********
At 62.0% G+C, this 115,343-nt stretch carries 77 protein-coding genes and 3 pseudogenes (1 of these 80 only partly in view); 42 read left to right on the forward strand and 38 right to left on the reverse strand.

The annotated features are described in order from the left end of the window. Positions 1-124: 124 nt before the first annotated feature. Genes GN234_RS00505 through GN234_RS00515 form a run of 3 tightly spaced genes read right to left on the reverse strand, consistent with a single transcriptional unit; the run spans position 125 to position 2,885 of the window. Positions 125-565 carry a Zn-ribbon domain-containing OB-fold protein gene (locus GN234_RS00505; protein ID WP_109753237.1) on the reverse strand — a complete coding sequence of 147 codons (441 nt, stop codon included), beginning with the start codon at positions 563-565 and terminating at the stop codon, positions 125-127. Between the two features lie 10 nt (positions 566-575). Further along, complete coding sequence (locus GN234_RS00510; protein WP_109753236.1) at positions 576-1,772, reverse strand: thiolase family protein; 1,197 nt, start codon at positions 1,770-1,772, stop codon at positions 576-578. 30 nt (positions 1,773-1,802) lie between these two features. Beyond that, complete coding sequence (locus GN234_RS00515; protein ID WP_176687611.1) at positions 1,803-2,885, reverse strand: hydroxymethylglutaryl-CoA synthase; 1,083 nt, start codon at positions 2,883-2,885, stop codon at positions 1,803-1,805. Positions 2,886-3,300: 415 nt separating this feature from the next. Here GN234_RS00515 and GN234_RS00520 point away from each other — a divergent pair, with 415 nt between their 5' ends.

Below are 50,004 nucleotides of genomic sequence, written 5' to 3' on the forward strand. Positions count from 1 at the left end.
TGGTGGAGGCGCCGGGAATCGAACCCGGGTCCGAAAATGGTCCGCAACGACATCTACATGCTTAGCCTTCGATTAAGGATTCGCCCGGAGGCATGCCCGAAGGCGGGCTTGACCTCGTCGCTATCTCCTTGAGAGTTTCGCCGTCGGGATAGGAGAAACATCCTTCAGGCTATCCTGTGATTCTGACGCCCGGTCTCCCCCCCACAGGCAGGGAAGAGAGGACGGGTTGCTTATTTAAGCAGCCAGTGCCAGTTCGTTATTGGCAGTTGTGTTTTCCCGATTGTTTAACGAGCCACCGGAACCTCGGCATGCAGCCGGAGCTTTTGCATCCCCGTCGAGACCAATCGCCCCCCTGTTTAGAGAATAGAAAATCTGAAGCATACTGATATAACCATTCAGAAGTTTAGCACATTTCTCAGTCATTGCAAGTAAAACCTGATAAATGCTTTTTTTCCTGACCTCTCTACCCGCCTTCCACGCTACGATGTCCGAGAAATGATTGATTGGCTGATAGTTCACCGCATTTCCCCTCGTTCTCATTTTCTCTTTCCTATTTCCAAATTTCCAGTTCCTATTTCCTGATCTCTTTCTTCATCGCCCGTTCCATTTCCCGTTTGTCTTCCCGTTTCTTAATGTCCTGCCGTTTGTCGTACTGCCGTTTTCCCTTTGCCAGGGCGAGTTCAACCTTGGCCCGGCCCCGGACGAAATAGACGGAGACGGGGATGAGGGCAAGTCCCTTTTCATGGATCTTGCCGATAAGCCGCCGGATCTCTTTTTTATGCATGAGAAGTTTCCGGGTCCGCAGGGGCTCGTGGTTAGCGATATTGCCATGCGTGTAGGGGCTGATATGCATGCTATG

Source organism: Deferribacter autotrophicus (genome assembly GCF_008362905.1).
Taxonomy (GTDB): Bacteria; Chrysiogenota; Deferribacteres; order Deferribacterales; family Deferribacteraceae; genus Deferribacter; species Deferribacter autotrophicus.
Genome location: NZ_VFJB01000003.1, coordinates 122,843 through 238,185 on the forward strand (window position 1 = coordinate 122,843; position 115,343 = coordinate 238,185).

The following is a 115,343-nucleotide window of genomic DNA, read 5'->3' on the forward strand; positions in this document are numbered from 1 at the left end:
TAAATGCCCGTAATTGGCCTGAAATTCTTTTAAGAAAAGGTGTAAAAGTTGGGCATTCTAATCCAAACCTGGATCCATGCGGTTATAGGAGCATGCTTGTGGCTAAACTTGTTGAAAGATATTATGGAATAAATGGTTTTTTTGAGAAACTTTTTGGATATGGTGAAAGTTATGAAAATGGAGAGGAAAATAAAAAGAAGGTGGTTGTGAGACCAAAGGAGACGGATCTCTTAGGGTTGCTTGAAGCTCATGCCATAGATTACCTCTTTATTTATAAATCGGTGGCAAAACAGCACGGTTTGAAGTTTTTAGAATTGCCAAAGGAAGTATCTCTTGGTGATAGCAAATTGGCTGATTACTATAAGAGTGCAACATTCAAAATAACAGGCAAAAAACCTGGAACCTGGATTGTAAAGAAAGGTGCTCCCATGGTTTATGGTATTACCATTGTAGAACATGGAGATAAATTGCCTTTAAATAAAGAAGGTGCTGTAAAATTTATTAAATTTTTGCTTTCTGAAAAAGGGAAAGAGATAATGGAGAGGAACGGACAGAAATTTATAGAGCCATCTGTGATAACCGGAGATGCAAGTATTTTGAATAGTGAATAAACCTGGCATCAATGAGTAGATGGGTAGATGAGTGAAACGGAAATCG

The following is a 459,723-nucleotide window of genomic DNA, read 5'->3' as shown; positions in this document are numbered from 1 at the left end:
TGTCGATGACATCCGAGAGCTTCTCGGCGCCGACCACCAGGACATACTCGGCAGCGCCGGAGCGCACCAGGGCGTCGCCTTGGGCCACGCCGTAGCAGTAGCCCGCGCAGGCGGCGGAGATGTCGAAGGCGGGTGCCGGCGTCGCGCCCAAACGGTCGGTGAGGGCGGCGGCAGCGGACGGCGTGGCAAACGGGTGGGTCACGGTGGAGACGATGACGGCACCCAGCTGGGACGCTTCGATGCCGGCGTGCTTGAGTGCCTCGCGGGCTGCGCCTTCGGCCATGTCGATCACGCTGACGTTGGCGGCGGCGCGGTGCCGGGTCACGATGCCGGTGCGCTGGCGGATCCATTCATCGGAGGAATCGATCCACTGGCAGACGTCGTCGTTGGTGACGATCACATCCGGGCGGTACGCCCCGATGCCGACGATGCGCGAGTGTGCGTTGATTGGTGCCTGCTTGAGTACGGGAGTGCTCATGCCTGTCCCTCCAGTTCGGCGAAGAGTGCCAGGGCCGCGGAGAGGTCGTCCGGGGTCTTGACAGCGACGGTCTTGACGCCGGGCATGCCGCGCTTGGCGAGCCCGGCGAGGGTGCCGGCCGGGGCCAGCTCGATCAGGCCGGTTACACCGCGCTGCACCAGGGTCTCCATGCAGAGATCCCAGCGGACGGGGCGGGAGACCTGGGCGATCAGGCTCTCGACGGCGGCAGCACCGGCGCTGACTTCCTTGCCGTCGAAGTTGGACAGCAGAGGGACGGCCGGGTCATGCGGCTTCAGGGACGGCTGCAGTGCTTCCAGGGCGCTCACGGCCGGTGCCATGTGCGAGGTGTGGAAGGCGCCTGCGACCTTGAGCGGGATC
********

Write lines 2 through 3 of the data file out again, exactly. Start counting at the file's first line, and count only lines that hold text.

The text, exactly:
The annotated features are described in order from the left end of the window. Positions 1-124: 124 nt before the first annotated feature. Genes GN234_RS00505 through GN234_RS00515 form a run of 3 tightly spaced genes read right to left on the reverse strand, consistent with a single transcriptional unit; the run spans position 125 to position 2,885 of the window. Positions 125-565 carry a Zn-ribbon domain-containing OB-fold protein gene (locus GN234_RS00505; protein ID WP_109753237.1) on the reverse strand — a complete coding sequence of 147 codons (441 nt, stop codon included), beginning with the start codon at positions 563-565 and terminating at the stop codon, positions 125-127. Between the two features lie 10 nt (positions 566-575). Further along, complete coding sequence (locus GN234_RS00510; protein WP_109753236.1) at positions 576-1,772, reverse strand: thiolase family protein; 1,197 nt, start codon at positions 1,770-1,772, stop codon at positions 576-578. 30 nt (positions 1,773-1,802) lie between these two features. Beyond that, complete coding sequence (locus GN234_RS00515; protein ID WP_176687611.1) at positions 1,803-2,885, reverse strand: hydroxymethylglutaryl-CoA synthase; 1,083 nt, start codon at positions 2,883-2,885, stop codon at positions 1,803-1,805. Positions 2,886-3,300: 415 nt separating this feature from the next. Here GN234_RS00515 and GN234_RS00520 point away from each other — a divergent pair, with 415 nt between their 5' ends.

Below are 50,004 nucleotides of genomic sequence, written 5' to 3' on the forward strand. Positions count from 1 at the left end.